The dam's gate-controlled saddle spillway—, separated from the main dam by a small hill— can discharge up to 55,000 cubic feet of water per second. The dam's powerhouse utilizes a 192-foot concrete intake tower, a 14-foot -diameter steel penstock 1,050 feet long that conveys water from the tower to the primary turbine. A 180-foot surge tank relieves pressure brought about by rapid gate closures. Blue Ridge Lake has 60 miles of shoreline and a flood storage capacity of 68,550 acre feet; the reservoir's levels fluctuate by about 20 feet in a typical year. Seasonal releases from the dam create Class I and Class II rapids on the Toccoa River for several miles downstream. Blue Ridge Dam was built by the Toccoa Electric Power Company, a subsidiary of the Tennessee Electric Power Company, which operated several hydroelectric plants in nearby Tennessee, including Ocoee Dam No. 1 and Ocoee Dam No. 2. Construction began in 1925, the dam went into operation July 1, 1931. At the time of its completion, the dam had a generating capacity of 20 megawatts and was the most modern power dam in the TEPCO system, requiring a staff of just six employees.
Subsequent upgrades have increased the dams generating capacity to 22 megawatts. With the passage of the TVA Act in 1933, the Tennessee Valley Authority was given oversight of the Tennessee River watershed. TEPCO challenged the constitutionality of the TVA Act in federal court, but the U. S. Supreme Court upheld the law in 1939, TEPCO was forced to sell its assets to TVA for $78 million in August of that year; this sum included $5 million for Blue Ridge Dam. Soon after the dam began operations in 1931, its penstock collapsed. To prevent this from happening again, TVA has lowered the water level in the reservoir when it conducts periodic dam inspections, which require dewatering of the penstock. A project was initiated in 2010 to repair the penstock, stabilize the intake tower base, repair and stabilize the upstream and downstream faces of the dam, thus eliminating the future need for severe reservoir drawdowns. Blue Ridge Reservoir — official TVA site
2010 United States Census
The 2010 United States Census is the twenty-third and most recent United States national census. National Census Day, the reference day used for the census, was April 1, 2010; the census was taken via mail-in citizen self-reporting, with enumerators serving to spot-check randomly selected neighborhoods and communities. As part of a drive to increase the count's accuracy, 635,000 temporary enumerators were hired; the population of the United States was counted as 308,745,538, a 9.7% increase from the 2000 Census. This was the first census in which all states recorded a population of over half a million, as well as the first in which all 100 largest cities recorded populations of over 200,000; as required by the United States Constitution, the U. S. census has been conducted every 10 years since 1790. The 2000 U. S. Census was the previous census completed. Participation in the U. S. Census is required by law in Title 13 of the United States Code. On January 25, 2010, Census Bureau Director Robert Groves inaugurated the 2010 Census enumeration by counting World War II veteran Clifton Jackson, a resident of Noorvik, Alaska.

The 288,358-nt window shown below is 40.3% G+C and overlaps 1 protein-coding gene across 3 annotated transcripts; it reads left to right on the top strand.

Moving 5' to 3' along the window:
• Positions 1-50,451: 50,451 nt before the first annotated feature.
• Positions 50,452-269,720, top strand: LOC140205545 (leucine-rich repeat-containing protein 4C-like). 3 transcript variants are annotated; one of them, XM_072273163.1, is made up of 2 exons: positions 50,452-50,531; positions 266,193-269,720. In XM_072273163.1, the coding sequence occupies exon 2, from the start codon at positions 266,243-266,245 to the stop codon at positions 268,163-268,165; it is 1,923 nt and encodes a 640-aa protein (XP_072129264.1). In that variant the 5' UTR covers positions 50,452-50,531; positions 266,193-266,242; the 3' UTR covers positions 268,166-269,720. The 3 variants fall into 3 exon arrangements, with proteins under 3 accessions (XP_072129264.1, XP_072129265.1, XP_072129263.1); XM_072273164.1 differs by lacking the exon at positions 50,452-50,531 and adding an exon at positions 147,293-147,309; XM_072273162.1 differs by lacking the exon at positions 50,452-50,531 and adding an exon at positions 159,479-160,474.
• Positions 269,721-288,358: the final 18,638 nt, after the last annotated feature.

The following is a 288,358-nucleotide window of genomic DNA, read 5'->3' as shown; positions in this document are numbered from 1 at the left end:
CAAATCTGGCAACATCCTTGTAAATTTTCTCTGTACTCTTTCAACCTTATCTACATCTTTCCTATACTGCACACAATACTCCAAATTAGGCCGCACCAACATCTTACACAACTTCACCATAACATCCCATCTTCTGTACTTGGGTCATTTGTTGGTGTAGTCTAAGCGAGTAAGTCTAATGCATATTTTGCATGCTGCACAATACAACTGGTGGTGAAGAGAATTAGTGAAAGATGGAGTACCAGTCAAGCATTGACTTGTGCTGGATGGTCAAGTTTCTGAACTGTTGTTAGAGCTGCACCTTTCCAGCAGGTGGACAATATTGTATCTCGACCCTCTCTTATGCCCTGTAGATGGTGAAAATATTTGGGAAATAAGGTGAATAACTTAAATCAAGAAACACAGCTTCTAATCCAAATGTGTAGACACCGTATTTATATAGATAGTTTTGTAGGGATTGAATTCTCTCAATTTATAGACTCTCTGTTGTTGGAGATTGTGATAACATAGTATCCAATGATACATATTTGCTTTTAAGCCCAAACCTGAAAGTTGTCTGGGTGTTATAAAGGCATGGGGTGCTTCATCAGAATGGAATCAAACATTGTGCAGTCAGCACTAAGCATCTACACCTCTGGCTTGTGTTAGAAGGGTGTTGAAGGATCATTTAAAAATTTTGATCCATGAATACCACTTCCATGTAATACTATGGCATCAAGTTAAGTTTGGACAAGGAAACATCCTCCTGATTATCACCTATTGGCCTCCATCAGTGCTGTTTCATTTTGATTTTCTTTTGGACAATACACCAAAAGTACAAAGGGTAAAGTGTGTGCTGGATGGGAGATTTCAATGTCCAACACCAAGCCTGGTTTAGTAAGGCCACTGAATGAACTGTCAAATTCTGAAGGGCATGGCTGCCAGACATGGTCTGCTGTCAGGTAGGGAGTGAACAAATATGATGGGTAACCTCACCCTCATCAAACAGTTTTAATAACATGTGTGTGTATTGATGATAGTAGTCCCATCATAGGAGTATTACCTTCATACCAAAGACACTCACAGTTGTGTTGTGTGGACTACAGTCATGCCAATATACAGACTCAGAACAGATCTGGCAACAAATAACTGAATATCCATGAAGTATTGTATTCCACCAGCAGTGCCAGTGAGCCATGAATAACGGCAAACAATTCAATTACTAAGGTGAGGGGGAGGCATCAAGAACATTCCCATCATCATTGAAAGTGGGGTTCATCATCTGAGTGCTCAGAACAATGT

More than 120 million census forms were delivered by the U. S. Post Office beginning March 15, 2010; the number of forms mailed out or hand-delivered by the Census Bureau was 134 million on April 1, 2010. Although the questionnaire used April 1, 2010 as the reference date as to where a person was living, an insert dated March 15, 2010 included the following printed in bold type: "Please complete and mail back the enclosed census form today." The 2010 Census national mail participation rate was 74%. From April through July 2010, census takers visited households that did not return a form, an operation called "non-response follow-up". In December 2010, the U. S. Census Bureau delivered population information to the U. S. President for apportionment, in March 2011, complete redistricting data was delivered to states. Identifiable information will be available in 2082; the Census Bureau did not use a long form for the 2010 Census. In several previous censuses, one in six households received this long form, which asked for detailed social and economic information.